Assyrians are the nation that exiled the people of Israel. At their height of power, the Assyrians’ military might was matched only by their cruelty and ruthlessness with their defeated foes.
The Assyrians lived in the northern part of what is known today as Iraq. They were the first nation to rule over the entire Fertile Crescent, stretching from the head of the Persian Gulf up to southeast Turkey and down into Palestine. For over three hundred years they pieced together their empire (911–612 BC), and at their height made major raids into Egypt.
As far as the people of Israel were concerned, the most significant event associated with the Assyrians was their attack at Samaria and the annexation of the northern kingdom of Israel in 722 BC. The Assyrians exiled many Israelites to faraway places and resettled other foreign peoples in Israel. As these foreign peoples intermarried with Israelites and combined their religious practices with the religion of Israel, they formed a group of people known as Samaritans. These people are spoken about later in several places in the New Testament (Matthew 10:5; Luke 17:16; John 4; Acts 8).The Assyrian Empire was eventually overtaken by the Babylonians around 612 BC and later by the Persians.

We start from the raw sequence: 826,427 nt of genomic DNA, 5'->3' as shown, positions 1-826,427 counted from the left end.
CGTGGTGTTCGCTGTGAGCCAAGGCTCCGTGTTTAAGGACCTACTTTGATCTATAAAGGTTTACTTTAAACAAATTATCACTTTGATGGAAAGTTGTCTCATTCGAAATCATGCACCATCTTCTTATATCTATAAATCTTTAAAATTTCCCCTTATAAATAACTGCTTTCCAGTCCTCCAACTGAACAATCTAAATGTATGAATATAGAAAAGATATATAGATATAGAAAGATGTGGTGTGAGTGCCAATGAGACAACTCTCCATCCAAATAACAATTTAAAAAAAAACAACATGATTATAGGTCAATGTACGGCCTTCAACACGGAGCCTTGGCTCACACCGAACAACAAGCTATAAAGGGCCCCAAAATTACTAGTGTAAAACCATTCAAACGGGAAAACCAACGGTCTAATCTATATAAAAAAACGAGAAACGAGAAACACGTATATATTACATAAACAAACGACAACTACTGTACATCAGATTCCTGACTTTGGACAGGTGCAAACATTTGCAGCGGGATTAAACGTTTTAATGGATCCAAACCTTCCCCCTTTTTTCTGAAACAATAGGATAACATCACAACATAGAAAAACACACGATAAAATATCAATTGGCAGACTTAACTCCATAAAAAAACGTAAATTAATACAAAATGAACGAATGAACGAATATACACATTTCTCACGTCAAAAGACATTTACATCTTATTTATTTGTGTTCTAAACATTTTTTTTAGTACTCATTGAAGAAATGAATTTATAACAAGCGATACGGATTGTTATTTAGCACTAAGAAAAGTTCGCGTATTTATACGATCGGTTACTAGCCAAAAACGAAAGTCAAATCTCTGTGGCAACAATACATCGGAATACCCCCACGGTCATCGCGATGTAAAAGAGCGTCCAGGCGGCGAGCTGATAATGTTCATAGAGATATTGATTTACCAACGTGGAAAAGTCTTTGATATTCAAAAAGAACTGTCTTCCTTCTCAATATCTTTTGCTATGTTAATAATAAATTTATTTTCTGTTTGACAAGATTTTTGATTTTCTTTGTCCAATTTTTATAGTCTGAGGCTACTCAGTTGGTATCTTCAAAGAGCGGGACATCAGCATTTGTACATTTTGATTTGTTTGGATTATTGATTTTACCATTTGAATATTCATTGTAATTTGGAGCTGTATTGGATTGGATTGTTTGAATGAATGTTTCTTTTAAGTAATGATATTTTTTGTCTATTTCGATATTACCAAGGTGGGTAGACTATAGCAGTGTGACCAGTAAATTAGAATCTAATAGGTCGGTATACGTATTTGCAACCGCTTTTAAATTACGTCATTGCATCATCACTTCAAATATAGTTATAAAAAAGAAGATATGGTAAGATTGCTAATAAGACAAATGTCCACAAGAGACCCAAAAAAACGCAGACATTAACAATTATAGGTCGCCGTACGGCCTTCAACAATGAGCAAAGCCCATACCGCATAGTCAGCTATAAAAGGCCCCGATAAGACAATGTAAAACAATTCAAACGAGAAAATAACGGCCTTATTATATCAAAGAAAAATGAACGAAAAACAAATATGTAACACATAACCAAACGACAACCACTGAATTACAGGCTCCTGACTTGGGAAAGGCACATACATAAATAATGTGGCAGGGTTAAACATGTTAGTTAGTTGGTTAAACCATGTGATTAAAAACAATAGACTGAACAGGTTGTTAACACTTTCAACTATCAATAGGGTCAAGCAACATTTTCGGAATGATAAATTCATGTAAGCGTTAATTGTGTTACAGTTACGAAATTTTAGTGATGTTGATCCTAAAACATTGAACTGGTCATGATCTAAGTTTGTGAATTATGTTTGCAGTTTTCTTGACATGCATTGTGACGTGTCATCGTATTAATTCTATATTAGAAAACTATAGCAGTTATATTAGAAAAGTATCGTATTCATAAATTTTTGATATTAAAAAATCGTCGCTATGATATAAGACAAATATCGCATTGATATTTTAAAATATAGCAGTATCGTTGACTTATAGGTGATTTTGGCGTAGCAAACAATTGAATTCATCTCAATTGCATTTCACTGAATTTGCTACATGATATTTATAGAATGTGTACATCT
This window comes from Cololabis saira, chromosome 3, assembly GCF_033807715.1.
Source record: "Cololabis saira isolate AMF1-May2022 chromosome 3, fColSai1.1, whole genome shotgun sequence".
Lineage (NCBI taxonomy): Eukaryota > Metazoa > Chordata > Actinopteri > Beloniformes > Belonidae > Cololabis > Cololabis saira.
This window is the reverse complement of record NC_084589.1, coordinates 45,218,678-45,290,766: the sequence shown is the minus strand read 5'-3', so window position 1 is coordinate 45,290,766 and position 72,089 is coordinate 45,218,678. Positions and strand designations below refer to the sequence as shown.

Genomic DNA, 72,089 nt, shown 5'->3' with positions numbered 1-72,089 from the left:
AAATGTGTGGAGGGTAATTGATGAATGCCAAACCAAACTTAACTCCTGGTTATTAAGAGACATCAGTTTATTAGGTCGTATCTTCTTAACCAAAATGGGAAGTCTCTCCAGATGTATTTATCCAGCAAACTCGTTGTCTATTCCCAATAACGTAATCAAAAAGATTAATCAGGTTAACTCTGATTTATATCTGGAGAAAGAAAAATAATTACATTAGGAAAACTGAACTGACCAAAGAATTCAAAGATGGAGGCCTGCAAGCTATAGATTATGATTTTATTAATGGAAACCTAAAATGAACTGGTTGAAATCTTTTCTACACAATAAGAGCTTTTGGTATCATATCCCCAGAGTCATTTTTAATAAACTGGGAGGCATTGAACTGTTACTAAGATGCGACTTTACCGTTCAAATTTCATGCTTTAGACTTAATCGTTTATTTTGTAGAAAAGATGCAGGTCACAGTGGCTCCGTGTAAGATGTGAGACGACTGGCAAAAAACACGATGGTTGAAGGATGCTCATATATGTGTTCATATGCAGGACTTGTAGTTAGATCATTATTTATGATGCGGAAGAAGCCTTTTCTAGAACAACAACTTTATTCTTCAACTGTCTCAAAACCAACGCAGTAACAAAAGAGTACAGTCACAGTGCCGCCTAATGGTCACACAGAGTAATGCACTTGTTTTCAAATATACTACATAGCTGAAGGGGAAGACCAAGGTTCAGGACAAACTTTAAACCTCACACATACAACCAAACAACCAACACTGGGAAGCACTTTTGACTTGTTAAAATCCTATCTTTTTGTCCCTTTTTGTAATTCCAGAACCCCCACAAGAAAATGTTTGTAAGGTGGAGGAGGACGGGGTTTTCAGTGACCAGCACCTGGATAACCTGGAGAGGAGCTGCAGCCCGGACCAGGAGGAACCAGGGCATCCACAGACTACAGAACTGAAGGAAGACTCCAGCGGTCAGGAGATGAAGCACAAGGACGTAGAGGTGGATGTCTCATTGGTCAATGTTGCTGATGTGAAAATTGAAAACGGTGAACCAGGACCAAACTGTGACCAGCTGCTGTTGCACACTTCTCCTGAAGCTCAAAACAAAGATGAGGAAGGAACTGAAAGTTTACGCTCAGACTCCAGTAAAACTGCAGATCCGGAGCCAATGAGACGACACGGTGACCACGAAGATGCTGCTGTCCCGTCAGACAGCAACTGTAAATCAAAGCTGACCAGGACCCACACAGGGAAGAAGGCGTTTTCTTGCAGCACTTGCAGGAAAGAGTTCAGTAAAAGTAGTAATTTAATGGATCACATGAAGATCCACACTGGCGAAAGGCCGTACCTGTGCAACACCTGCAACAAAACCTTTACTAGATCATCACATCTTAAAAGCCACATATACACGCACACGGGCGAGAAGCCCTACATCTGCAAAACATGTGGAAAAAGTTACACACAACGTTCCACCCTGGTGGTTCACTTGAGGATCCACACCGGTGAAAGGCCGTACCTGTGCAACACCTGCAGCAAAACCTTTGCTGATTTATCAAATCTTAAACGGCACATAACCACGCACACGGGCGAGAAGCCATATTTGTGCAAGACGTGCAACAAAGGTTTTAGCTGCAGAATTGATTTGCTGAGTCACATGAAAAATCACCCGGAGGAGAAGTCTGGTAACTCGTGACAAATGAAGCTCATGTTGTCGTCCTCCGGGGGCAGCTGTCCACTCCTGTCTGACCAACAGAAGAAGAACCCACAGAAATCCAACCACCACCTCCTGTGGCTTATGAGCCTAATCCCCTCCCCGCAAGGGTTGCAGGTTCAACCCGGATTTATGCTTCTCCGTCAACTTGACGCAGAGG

The Bible records another important event that occurred between the Assyrians and King Hezekiah of Judah: At one point, Hezekiah refused to pay the tribute that was expected of them by the Assyrians, so the Assyrians besieged Jerusalem. One night after Hezekiah prayed to the Lord, an angel went throughout the camp and killed 185,000 Assyrians. The king of Assyria withdrew to his own country, and Jerusalem was spared destruction (2 Kings 18– 19).